Infinity Blade: Awakening by Brandon Sanderson
Review by Ryan Lawler
Trained from birth in swordplay and combat, a young knight named Siris has fought through an army of Titans to face the tyrannical God King in one-on-one combat. This was his family’s sacred mission, going back countless generations in an effort to free their people from enslavement. But when Siris succeeds, he finds himself cast into a much larger world, filled with warriors and thieves, ancient feuds and shifting alliances, Deathless immortals and would-be kings. His quest for freedom will take him on an epic journey in search of the one being in the world who can unravel the secrets of the Infinity Blade.
Synopsis sourced from iTunes (http://itunes.apple.com/us/book/infinity-blade-awakening/id469531262)
Adaptions of popular video games do not normally translate very well into any medium, they are often awkward and clunky, restricted by the mechanics of the game, and devoid of whatever it was in the video game that appealed to you so much. There are so few decent attempts at movies or books based on video games because video games are a completely different medium, they rely on player interaction and gaming mechanics to tell you the story over the course of around 12 – 15 hours. Well trust the ever productive Brandon Sanderson, the author who it seems can do no wrong, to defy conventional wisdom and attempt to tell a decent story based on a video game. And you know what, his attempt is better than decent – Infinity Blade: Awakening might just be the best adaption of a popular video game that I have experienced.
The story takes place immediately following the conclusion of the first game. The God King has been slain and the people are rejoicing in their new found freedom. Siris, the young man who slew the God King, arrives home with the Infinity Blade expecting to find his village in the midst of celebrations. Instead he is banished from the village, the village leaders fearful that the God King’s Deathless brethren will be seeking both the Infinity Blade, and vengeance on their fallen brother. With nowhere to go, Siris vows to protect his people by seeking out and destroying as many Deathless as he can find. That’s about it for the story – it’s not terribly complex, not a lot actually happens, and it doesn’t really resolve anything, leaving almost every plot thread open to be resolved in the second game. And yet Sanderson manages to flesh out a 40,000 word novella from this premise that is quite compelling from start to finish. With licence to do almost as he pleases, Sanderson has gone ahead and built a whole with as much history, culture, religion, politics and other world building elements as you would expect in one of his own full size novels. He uses the in-game mechanics as the basis for a magic system that explains almost everything, gives personal identities to all those nameless enemies you defeated in the game, and gives the game developers plenty of material to work with should they choose to adapt what he has written back into the game.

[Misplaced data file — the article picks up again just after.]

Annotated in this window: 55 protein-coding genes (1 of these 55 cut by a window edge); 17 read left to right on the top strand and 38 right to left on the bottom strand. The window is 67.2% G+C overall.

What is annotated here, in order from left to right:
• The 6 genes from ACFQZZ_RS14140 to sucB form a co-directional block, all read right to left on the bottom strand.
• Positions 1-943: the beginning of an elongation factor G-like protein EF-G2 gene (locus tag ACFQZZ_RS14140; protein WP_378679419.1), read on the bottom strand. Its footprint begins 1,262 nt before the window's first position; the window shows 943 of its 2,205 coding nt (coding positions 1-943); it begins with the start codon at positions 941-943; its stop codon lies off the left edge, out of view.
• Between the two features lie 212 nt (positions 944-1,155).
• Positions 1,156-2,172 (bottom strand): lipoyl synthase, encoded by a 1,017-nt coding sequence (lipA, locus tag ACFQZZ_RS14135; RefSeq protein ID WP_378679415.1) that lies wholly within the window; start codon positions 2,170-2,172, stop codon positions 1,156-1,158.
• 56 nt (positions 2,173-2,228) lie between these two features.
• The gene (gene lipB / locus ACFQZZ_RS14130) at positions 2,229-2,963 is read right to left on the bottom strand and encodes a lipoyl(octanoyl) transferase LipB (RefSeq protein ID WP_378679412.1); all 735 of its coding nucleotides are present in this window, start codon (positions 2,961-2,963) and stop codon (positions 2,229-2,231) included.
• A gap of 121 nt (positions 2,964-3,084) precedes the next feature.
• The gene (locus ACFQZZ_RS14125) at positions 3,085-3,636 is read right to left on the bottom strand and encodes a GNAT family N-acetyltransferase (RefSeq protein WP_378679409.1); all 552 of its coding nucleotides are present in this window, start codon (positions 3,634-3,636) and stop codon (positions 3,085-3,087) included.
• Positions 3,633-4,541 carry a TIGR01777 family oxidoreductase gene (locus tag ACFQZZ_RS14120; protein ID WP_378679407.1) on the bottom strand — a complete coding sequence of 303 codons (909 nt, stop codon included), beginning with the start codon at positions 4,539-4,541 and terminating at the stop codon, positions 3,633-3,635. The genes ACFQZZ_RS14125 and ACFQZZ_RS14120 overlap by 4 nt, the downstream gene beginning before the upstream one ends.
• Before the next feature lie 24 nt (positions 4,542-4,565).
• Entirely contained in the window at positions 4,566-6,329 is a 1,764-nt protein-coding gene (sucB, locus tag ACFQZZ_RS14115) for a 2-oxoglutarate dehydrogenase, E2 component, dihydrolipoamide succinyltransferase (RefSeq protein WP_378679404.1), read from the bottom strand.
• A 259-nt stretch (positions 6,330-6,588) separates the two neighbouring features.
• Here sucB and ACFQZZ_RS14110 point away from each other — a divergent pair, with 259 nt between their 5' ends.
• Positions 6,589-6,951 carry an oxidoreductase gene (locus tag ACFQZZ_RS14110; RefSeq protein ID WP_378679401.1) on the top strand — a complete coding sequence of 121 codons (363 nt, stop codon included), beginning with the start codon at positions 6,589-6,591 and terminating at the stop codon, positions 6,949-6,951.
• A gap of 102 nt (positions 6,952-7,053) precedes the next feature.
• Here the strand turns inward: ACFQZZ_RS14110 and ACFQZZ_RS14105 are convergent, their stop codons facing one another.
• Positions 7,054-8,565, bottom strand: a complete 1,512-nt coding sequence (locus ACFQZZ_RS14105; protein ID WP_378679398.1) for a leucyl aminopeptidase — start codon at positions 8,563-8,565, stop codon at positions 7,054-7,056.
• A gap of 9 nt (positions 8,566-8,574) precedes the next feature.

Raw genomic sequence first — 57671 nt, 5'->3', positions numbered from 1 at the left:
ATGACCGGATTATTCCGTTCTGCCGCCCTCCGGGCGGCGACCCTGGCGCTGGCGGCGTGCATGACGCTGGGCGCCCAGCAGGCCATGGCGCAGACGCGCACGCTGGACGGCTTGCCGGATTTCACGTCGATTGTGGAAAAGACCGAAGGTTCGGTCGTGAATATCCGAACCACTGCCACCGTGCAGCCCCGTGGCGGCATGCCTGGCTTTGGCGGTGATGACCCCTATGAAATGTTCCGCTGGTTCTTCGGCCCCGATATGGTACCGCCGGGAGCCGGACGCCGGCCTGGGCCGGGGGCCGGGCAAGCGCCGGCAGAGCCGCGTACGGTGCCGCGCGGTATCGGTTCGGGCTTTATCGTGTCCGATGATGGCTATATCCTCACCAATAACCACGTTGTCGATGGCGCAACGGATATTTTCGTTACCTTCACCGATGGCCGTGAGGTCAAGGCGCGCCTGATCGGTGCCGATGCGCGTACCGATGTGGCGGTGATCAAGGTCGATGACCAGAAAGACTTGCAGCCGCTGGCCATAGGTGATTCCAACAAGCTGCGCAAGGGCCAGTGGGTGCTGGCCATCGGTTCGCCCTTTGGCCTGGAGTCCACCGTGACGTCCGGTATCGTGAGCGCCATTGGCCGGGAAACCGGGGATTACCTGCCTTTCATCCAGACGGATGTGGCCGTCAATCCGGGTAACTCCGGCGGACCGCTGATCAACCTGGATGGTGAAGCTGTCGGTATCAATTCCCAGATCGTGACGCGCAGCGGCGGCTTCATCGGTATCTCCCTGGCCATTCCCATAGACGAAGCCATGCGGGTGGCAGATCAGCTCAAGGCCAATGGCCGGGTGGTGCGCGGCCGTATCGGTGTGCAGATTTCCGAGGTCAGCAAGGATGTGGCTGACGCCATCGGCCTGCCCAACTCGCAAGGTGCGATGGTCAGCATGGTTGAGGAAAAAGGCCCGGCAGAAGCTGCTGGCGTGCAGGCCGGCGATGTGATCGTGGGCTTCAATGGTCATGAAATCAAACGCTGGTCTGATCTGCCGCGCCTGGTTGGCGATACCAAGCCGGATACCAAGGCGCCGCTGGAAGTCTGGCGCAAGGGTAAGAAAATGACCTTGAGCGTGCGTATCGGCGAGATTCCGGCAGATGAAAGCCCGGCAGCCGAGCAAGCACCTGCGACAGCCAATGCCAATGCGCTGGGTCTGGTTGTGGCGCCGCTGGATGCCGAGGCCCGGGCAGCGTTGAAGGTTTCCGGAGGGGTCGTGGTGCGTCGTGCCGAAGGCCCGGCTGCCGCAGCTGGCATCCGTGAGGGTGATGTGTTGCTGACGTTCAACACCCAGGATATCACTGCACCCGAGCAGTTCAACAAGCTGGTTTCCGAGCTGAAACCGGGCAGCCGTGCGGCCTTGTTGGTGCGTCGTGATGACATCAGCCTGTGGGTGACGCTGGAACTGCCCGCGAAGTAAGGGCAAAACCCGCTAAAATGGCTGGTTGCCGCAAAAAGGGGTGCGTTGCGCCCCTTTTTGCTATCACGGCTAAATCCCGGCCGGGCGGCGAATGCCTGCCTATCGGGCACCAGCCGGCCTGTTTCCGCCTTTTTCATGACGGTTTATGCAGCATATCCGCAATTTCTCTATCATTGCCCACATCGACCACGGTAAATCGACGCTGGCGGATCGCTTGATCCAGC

While the world building is fantastic, what really makes this story work is the characters that Sanderson has used to populate this world. Siris is a tortured soul, a young man whose childhood was sacrificed to mastery of the sword, a young man whose life is suddenly without purpose after completing the one mission he was born to do. In his head are a complex tangle of emotions and the way in which Sanderson writes allows you to really empathise with Siris and he tries to work out what he is going to do with the rest of his life. Isa is a fantastic companion, a young eclectic girl who knows much more than she is letting on and whose allegiance you can never be quite sure of. Her cheerful and mischievous nature are a great contrast to Siris with his dark brooding silence, and together they make a very likeable pair. Sanderson also gives life to The God King, painting him as a very capable and calculating antagonist, one who never expected to be put in this situation and will do everything to ensure he is never put in this situation again. While I love these characters, I think what lets the story down is that we get no real resolution between the characters at the end of the story, no chance to see The God King and Siris square off against each other in the battle to end all battles. I know that the purpose of this book is to build a story for the second game, but it would have been nice to see one or two of the character arcs get resolved in this novella.
Video games can provide a large source of material for authors to work with, and I think Sanderson has gone down the right path here by telling his own story from the Infinity Blade universe rather than trying to write a novelisation of the game. With so many popular authors attaching their names to video games at the moment, I am hopeful that we will start to see more of these ‘expanded universe’ novels where you can enjoy the story without having played the game. When you boil it down, Infinity Blade: Awakening is a simple story that builds a world and a framework for game that previously had neither. What makes it so good are Sanderson’s sublime world building skills, and the characters he created to explore this world he has built. These are hallmarks of any great story, and whether or not you have played Infinity Blade, you will not be disappointed by Infinity Blade Awakening.
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